Eleven-year-old Lisa Marie has been speed skating for seven years. She’s already won eight medals in competitions at local speed skating clubs: three iron, four bronze and one gold. These accomplishments are even more inspiring given that the young athlete was born with a club foot on her right and a “crooked” left foot!
“When I was pregnant, my first ultrasound revealed what the medical team thought were two club feet. It was difficult news to hear. I’m a special education teacher and I’ve worked with children with Down’s syndrome. Given that Down’s syndrome often goes hand-in-hand with club feet, I asked for an amnio immediately. It was fairly early in my pregnancy and I couldn’t bear not knowing if my child possibly had more serious problems than those detected in the ultrasound,” explained Julie, Lisa Marie’s mother. Luckily, the amnio results gave the family the first bit of good news: the baby would be ok.
The delivery was another story. There were complications and after 23 hours of labour, the baby still wasn’t dropping into position. Was it because of the shape of her feet? “We’ll never know, but when my baby’s heartbeat started to slow, the doctors proceeded with an emergency c-section,” continued Julie. When Lisa Marie was finally born, the medical team announced the second bit of good news: the baby only had one club foot. The other foot had simply developed a little crooked and could be corrected with physiotherapy.
Julie knew that her child would be seen at the Shriners Hospital for Children – Canada. Immediately after her first ultrasound, her file had been sent to Dr. Thierry Benaroch, orthopedic surgeon and chief of staff. Lisa Marie was born on a Sunday and the following Friday she had her first appointment at the hospital.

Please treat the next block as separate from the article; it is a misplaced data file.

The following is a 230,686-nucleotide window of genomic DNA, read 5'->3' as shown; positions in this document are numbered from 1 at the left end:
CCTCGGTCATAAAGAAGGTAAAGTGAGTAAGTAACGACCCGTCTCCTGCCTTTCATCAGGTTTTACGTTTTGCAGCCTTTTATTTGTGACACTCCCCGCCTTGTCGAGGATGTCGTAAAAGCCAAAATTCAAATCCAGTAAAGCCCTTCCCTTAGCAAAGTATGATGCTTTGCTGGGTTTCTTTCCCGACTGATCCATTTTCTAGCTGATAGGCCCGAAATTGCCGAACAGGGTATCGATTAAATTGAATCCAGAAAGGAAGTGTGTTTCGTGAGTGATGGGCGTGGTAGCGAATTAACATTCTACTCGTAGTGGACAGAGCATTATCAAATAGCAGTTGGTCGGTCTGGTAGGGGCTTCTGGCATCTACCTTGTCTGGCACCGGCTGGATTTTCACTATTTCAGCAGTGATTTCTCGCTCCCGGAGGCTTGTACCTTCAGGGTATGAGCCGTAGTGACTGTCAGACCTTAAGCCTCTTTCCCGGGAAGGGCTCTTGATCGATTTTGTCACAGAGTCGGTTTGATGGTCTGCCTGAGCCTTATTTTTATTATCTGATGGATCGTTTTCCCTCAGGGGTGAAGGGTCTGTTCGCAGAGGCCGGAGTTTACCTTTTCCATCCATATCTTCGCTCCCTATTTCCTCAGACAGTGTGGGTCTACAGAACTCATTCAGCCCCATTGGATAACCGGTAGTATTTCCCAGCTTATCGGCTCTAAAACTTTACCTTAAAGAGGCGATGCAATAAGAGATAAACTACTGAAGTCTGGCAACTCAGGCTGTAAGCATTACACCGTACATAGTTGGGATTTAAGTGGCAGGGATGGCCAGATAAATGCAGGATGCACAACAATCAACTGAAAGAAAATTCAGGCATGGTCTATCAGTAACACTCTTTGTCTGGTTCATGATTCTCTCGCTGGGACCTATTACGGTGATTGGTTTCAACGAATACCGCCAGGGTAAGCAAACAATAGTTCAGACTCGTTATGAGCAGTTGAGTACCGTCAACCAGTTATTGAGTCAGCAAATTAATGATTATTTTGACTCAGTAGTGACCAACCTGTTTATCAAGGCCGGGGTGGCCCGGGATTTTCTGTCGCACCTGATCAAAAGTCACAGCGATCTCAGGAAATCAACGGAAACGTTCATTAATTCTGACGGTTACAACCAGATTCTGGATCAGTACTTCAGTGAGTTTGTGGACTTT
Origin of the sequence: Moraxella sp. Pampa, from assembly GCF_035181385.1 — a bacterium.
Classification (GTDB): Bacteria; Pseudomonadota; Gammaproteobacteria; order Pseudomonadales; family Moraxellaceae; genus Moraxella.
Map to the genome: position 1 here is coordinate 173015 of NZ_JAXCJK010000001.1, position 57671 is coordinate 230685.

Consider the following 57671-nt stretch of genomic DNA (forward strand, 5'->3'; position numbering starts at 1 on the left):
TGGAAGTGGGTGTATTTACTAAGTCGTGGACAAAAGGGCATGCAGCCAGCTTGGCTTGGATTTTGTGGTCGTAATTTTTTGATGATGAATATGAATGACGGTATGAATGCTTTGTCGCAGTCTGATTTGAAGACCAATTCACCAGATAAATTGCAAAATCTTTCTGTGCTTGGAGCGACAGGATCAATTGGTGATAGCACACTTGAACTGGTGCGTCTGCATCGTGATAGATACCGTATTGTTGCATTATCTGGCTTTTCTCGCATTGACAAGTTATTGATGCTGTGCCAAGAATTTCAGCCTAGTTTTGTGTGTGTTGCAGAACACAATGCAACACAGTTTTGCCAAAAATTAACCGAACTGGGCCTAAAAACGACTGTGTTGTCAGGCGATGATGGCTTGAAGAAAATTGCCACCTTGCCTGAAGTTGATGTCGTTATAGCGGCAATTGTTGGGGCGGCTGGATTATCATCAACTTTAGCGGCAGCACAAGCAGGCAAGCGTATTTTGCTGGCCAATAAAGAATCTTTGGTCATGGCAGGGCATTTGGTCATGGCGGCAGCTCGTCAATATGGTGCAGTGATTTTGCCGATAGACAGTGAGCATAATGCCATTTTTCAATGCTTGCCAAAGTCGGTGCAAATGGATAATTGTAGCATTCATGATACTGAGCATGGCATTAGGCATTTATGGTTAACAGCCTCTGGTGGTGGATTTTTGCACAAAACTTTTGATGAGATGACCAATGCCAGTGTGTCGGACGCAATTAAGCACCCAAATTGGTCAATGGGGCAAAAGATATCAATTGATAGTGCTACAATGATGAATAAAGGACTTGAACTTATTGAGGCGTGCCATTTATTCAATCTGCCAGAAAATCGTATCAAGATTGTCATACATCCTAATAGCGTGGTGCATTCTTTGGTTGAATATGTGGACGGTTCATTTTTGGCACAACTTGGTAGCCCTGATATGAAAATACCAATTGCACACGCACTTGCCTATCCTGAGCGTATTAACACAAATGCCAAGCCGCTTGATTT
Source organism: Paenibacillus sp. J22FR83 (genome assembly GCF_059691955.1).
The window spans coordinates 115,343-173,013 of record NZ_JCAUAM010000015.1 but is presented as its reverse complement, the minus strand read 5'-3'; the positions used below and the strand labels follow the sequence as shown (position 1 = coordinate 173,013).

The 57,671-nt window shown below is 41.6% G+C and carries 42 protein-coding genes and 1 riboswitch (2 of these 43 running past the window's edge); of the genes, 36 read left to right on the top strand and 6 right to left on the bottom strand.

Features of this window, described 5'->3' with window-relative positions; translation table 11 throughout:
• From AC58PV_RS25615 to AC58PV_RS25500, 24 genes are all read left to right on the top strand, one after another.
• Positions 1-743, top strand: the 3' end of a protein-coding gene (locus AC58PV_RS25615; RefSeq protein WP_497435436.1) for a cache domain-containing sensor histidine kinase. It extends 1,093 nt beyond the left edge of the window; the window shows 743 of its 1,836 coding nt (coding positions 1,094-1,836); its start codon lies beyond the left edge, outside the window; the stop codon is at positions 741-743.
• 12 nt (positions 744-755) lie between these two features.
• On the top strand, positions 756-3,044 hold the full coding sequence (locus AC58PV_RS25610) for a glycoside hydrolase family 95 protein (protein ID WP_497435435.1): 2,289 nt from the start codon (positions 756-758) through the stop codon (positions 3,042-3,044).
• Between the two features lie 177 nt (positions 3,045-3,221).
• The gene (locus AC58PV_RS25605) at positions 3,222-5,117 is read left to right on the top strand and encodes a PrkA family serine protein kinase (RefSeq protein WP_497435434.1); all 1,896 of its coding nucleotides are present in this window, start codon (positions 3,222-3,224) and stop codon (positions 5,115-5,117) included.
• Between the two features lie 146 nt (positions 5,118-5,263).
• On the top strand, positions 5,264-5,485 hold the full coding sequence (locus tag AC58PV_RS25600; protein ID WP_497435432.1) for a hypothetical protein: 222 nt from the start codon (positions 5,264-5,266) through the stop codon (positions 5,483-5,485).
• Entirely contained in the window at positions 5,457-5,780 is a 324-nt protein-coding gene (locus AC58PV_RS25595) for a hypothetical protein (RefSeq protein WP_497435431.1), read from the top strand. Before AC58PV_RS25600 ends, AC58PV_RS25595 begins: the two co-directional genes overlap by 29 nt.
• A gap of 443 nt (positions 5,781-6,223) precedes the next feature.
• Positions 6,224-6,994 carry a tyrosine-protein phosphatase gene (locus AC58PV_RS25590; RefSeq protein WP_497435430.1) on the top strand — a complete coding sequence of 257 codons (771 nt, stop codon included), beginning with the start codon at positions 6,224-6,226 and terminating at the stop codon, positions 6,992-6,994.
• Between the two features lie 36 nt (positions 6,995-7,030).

Lisa Marie was fitted with her first cast which the Shriners medical team changed weekly until she was three months old. This series of casts was the first step in gradually correcting the foot’s position. The second step in treatment was surgery on Lisa Marie’s Achille’s tendon. Then, from the ages of three to six months, the infant wore an abduction bar 24 hours a day which is very difficult for babies because they love to move their little legs. But, despite the bar and the boots, Lisa Marie managed to flip over in her crib and was building strong thighs! She continued to wear the bar only at night from six months until she was two and a half. Walking came naturally to the child. On March 13, the day of her first birthday, Lisa Marie took her first steps with no signs of motor delays.
When she was two years old, she did her first 1 km race all on her own. It’s worth mentioning that Lisa Marie’s parents are avid 5 and 10 km race runners and these events often include a course especially for little kids. “I was immediately drawn to physical activities and my mom asked me if I’d like to try another sport. I danced for a couple of years, and then did soccer for another two years before trying speed skating. I was fascinated watching people skate so I learned how to skate with my dad. I started when I was five years old and haven’t stopped since,” shared Lisa Marie.
In her room is a shelf where she proudly displays all of her medals. Lisa Marie also loves horseback riding and is a great singer, a talent she gets to share every year at the school show.
“I’ll be in high school next year and I’m registered in the sports studies program so that means three hours of skating, five days a week.”
Because she wasn’t able to practice her sport as much during the pandemic, Lisa Marie experienced a slight reversal in her club foot. A club foot can be corrected but not cured so the condition must be monitored closely. Now that Lisa Marie has been on her skates these last few months, her foot has improved significantly and is only getting better. She’s not back to where she was before, but for now there’s no talk of a second surgery. After going through several tests at the Motion Analysis Center, the team deemed that there’s nothing pressing at this time.
“I’m so relieved that I don’t have to go through more surgery and rehab. I have the best doctor in the world: Dr. Benaroch. Thank you, doctor; you’ve changed my life! I have a message for people who are living with club feet: Don’t give up because anything is possible!” exclaims Lisa Marie.